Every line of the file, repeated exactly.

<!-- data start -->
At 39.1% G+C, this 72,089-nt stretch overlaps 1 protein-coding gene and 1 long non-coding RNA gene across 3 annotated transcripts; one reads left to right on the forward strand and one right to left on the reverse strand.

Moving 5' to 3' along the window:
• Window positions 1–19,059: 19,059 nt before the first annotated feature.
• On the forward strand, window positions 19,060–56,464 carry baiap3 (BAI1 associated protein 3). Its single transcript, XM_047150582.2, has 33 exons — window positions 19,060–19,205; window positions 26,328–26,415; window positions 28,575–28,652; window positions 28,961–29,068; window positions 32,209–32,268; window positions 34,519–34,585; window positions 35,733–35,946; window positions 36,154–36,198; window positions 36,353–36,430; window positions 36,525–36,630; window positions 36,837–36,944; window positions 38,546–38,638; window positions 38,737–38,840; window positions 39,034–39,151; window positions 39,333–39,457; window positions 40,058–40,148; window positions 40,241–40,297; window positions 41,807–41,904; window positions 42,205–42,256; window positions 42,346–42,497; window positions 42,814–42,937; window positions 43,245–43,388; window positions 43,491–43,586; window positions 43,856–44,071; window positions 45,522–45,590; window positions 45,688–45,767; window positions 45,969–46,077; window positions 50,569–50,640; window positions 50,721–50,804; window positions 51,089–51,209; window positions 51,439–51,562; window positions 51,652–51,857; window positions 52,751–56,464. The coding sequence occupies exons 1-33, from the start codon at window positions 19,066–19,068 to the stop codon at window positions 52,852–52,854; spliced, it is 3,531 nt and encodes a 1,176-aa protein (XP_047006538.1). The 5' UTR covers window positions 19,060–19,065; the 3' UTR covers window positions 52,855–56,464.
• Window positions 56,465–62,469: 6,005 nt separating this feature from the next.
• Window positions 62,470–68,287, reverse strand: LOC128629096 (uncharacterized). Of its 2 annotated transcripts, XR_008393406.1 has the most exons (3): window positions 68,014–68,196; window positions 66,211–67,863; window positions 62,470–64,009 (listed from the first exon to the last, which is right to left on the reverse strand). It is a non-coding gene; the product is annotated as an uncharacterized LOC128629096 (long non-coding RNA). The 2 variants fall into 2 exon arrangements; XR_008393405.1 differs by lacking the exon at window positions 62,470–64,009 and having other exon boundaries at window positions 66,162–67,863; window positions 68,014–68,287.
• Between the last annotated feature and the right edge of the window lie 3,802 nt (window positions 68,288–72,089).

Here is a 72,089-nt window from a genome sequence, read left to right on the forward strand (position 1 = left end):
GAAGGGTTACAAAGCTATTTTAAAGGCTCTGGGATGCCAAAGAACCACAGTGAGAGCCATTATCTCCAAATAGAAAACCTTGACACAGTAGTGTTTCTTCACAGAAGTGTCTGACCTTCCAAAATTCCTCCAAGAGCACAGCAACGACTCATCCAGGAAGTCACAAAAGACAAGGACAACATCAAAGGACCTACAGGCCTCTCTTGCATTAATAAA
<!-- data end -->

At 39.1% G+C, this 72,089-nt stretch overlaps 1 protein-coding gene and 1 long non-coding RNA gene across 3 annotated transcripts; one reads left to right on the forward strand and one right to left on the reverse strand.

Moving 5' to 3' along the window:
• Window positions 1–19,059: 19,059 nt before the first annotated feature.
• On the forward strand, window positions 19,060–56,464 carry baiap3 (BAI1 associated protein 3). Its single transcript, XM_047150582.2, has 33 exons — window positions 19,060–19,205; window positions 26,328–26,415; window positions 28,575–28,652; window positions 28,961–29,068; window positions 32,209–32,268; window positions 34,519–34,585; window positions 35,733–35,946; window positions 36,154–36,198; window positions 36,353–36,430; window positions 36,525–36,630; window positions 36,837–36,944; window positions 38,546–38,638; window positions 38,737–38,840; window positions 39,034–39,151; window positions 39,333–39,457; window positions 40,058–40,148; window positions 40,241–40,297; window positions 41,807–41,904; window positions 42,205–42,256; window positions 42,346–42,497; window positions 42,814–42,937; window positions 43,245–43,388; window positions 43,491–43,586; window positions 43,856–44,071; window positions 45,522–45,590; window positions 45,688–45,767; window positions 45,969–46,077; window positions 50,569–50,640; window positions 50,721–50,804; window positions 51,089–51,209; window positions 51,439–51,562; window positions 51,652–51,857; window positions 52,751–56,464. The coding sequence occupies exons 1-33, from the start codon at window positions 19,066–19,068 to the stop codon at window positions 52,852–52,854; spliced, it is 3,531 nt and encodes a 1,176-aa protein (XP_047006538.1). The 5' UTR covers window positions 19,060–19,065; the 3' UTR covers window positions 52,855–56,464.
• Window positions 56,465–62,469: 6,005 nt separating this feature from the next.
• Window positions 62,470–68,287, reverse strand: LOC128629096 (uncharacterized). Of its 2 annotated transcripts, XR_008393406.1 has the most exons (3): window positions 68,014–68,196; window positions 66,211–67,863; window positions 62,470–64,009 (listed from the first exon to the last, which is right to left on the reverse strand). It is a non-coding gene; the product is annotated as an uncharacterized LOC128629096 (long non-coding RNA). The 2 variants fall into 2 exon arrangements; XR_008393405.1 differs by lacking the exon at window positions 62,470–64,009 and having other exon boundaries at window positions 66,162–67,863; window positions 68,014–68,287.
• Between the last annotated feature and the right edge of the window lie 3,802 nt (window positions 68,288–72,089).

Here is a 72,089-nt window from a genome sequence, read left to right on the forward strand (position 1 = left end):
GAAGGGTTACAAAGCTATTTTAAAGGCTCTGGGATGCCAAAGAACCACAGTGAGAGCCATTATCTCCAAATAGAAAACCTTGACACAGTAGTGTTTCTTCACAGAAGTGTCTGACCTTCCAAAATTCCTCCAAGAGCACAGCAACGACTCATCCAGGAAGTCACAAAAGACAAGGACAACATCAAAGGACCTACAGGCCTCTCTTGCATTAATAAA